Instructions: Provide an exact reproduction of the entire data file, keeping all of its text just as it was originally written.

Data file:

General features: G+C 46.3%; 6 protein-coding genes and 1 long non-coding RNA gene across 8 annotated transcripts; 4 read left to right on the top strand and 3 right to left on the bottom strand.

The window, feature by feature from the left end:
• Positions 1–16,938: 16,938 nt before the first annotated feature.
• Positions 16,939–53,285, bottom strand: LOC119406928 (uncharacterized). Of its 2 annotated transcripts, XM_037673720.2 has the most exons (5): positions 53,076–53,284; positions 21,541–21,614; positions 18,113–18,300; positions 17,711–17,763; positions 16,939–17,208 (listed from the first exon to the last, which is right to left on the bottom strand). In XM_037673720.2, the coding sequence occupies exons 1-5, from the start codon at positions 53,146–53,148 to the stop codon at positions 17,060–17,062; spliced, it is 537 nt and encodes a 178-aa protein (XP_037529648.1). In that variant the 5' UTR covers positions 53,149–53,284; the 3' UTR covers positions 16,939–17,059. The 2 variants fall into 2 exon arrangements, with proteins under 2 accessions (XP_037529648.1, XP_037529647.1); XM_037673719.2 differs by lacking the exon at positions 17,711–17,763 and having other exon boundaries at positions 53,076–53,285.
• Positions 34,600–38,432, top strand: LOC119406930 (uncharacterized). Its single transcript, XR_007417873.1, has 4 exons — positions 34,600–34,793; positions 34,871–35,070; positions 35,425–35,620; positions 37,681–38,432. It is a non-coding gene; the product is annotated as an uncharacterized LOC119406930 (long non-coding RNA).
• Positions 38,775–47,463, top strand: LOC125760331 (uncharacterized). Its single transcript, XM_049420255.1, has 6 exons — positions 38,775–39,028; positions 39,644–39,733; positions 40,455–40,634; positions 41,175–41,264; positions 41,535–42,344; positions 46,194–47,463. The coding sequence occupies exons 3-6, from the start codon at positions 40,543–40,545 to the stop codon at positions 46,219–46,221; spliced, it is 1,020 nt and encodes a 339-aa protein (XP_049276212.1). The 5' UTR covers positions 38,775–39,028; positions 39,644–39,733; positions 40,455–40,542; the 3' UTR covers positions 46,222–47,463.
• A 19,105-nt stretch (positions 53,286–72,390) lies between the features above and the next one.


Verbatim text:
General features: G+C 46.3%; 6 protein-coding genes and 1 long non-coding RNA gene across 8 annotated transcripts; 4 read left to right on the top strand and 3 right to left on the bottom strand.

The window, feature by feature from the left end:
• Positions 1–16,938: 16,938 nt before the first annotated feature.
• Positions 16,939–53,285, bottom strand: LOC119406928 (uncharacterized). Of its 2 annotated transcripts, XM_037673720.2 has the most exons (5): positions 53,076–53,284; positions 21,541–21,614; positions 18,113–18,300; positions 17,711–17,763; positions 16,939–17,208 (listed from the first exon to the last, which is right to left on the bottom strand). In XM_037673720.2, the coding sequence occupies exons 1-5, from the start codon at positions 53,146–53,148 to the stop codon at positions 17,060–17,062; spliced, it is 537 nt and encodes a 178-aa protein (XP_037529648.1). In that variant the 5' UTR covers positions 53,149–53,284; the 3' UTR covers positions 16,939–17,059. The 2 variants fall into 2 exon arrangements, with proteins under 2 accessions (XP_037529648.1, XP_037529647.1); XM_037673719.2 differs by lacking the exon at positions 17,711–17,763 and having other exon boundaries at positions 53,076–53,285.
• Positions 34,600–38,432, top strand: LOC119406930 (uncharacterized). Its single transcript, XR_007417873.1, has 4 exons — positions 34,600–34,793; positions 34,871–35,070; positions 35,425–35,620; positions 37,681–38,432. It is a non-coding gene; the product is annotated as an uncharacterized LOC119406930 (long non-coding RNA).
• Positions 38,775–47,463, top strand: LOC125760331 (uncharacterized). Its single transcript, XM_049420255.1, has 6 exons — positions 38,775–39,028; positions 39,644–39,733; positions 40,455–40,634; positions 41,175–41,264; positions 41,535–42,344; positions 46,194–47,463. The coding sequence occupies exons 3-6, from the start codon at positions 40,543–40,545 to the stop codon at positions 46,219–46,221; spliced, it is 1,020 nt and encodes a 339-aa protein (XP_049276212.1). The 5' UTR covers positions 38,775–39,028; positions 39,644–39,733; positions 40,455–40,542; the 3' UTR covers positions 46,222–47,463.
• A 19,105-nt stretch (positions 53,286–72,390) lies between the features above and the next one.